Almond tarts seem to be one of the favorites for the agape at our Order of Scáthach rituals, so I thought that I’d post the recipe. Almonds are the kernel of the fruit of the Prunus dulcis, which resembles a peach, but is inedible. They are perhaps the oldest known nut crop. There are two types: Sweet and bitter. Bitter almonds contain prussic acid and must be blanched and roasted to make them edible.
Archeological evidence shows that almonds were being collected from the wild by the inhabitants of Franchthi Cave by 10,000 BC, and in Turkey, Syria and Palestine by that time or soon afterwards. By the third millennium BCE cultivation was probably under way in Jordan. Almonds were typically included in ancient Greek banquets. The ancient Romans often used them to flavor food and their sugared almonds were one of the first known sweetmeats. Ancient people also prized almonds for their medicinal properties.
Medieval recipes often included almond flour or almond “milk”, which was used as a substitute for eggs on days of fasting. Almond paste is the basic of many Medieval cakes and confections, such as macaroons and marzipan. Sugar coated almonds, called comfits, were offered as wedding gifts in Medieval times.
Almond tarts are one of my favorites. I use a sweet dough based on Italian pasta frolla for the crust of my almond tarts.
1 cup butter, softened
2 cups (300 gm/11 oz) flour
1 teaspoon vanilla
½ cup sugar
½ cup sugar
1 ½ cups finely ground almonds or almond paste
½ teaspoon almond extract or amaretto
Crust: Cream butter and sugar in a large bowl. Add egg and vanilla and mix well. Add flour and mix to form a soft dough. Cover with plastic wrap and refrigerate for 1 hour. Take balls of dough about 1 inch in diameter and press them into each recess of a greased miniature tart tin to cover the bottom and sides.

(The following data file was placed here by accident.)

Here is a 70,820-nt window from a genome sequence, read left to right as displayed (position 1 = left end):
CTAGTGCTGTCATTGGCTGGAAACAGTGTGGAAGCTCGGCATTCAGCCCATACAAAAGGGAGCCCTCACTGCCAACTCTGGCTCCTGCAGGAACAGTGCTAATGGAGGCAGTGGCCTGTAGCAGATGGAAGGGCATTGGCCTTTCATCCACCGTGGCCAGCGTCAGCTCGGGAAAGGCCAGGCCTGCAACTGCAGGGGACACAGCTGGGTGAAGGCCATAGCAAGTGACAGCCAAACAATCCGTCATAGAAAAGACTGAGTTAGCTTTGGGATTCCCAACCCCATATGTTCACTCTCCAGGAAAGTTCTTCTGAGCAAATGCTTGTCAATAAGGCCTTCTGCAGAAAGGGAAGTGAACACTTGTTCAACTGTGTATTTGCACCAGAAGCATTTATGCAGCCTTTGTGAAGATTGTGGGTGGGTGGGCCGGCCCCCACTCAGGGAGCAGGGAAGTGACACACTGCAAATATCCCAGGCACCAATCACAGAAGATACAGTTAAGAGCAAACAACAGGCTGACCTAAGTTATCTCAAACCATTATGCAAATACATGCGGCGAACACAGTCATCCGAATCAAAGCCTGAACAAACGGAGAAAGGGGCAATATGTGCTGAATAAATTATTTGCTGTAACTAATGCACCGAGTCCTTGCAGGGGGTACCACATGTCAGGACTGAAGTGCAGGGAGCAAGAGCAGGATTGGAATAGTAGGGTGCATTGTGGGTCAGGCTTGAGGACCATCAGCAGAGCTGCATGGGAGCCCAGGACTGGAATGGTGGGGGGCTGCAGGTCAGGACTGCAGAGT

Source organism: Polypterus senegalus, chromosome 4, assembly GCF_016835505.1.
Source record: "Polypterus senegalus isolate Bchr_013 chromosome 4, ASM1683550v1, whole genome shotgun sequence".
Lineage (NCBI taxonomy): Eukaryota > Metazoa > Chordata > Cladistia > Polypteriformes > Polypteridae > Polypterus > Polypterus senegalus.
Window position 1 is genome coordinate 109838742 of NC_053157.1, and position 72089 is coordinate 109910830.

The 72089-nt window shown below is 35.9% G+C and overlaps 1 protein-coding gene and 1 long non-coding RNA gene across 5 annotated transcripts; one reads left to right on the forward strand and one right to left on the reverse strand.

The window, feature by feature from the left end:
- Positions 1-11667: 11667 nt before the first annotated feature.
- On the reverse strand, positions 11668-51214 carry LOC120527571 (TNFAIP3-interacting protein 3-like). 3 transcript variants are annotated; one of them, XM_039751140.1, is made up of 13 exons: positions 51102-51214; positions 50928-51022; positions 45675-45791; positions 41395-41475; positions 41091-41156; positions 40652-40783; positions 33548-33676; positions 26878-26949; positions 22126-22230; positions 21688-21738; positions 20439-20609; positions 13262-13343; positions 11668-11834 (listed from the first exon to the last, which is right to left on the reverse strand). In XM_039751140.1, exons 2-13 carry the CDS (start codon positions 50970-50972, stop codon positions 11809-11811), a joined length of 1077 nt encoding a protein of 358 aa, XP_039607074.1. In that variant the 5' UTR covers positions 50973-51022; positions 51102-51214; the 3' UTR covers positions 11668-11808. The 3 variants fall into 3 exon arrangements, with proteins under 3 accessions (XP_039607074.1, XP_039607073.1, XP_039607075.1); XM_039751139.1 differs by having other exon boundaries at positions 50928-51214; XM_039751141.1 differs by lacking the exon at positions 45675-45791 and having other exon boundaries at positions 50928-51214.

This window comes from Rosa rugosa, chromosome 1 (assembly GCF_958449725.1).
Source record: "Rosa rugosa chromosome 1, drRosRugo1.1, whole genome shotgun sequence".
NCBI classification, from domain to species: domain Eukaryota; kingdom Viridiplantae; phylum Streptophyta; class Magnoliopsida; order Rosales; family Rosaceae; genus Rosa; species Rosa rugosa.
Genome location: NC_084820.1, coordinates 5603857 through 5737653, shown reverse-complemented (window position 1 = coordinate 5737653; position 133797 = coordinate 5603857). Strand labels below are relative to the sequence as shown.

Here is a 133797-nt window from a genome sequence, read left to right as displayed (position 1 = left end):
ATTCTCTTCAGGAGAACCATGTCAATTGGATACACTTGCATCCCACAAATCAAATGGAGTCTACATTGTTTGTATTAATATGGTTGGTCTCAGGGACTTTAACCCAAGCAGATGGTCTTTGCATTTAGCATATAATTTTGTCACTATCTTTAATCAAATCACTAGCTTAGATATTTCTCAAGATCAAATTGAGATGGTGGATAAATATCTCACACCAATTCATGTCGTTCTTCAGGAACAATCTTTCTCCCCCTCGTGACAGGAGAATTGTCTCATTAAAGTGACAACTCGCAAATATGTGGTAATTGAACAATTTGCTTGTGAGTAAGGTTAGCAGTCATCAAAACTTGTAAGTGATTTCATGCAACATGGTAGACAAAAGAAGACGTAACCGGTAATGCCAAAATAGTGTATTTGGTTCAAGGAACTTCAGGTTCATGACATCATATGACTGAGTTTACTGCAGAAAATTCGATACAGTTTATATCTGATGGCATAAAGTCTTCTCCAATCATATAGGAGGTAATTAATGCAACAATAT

Filing: Beat the eggs in a bowl with a whisk. Add the other ingredients and mix together well. Put about 1 teaspoon full of filling in each tart crust (they’ll be slightly mounded when full). Bake at 325 F for about 25 minutes. The edges of the crust should start to brown. Makes about 2 dozen. Let them cool completely. Some people like to dust them with a little icing sugar and/or garnish the tops with sliced almonds. Some like to put a sugar glaze on the tops. I like to frost them with a butter cream icing:
½ cup butter
3 cups icing sugar
2 teaspoons vanilla
2 tablespoons cream
Cream the butter and 2 cups of the icing sugar together. Add the vanilla and milk, then the remaining cup of icing sugar.
Variation: You can put a tiny bit of jam in the bottom of each crust before putting in the almond filling. This makes each tart a bit like a Bakewell tart.
 Food in the Ancient World From A-Z, Andrew Dalby [Routledge:London] 2003 (p. 6)
 Cambridge World History of Food, Kenneth F. Kiple and Kriemhild Conee Ornelas [Cambridge University Press:Cambridge] 2000 Volume 2, (p. 1717)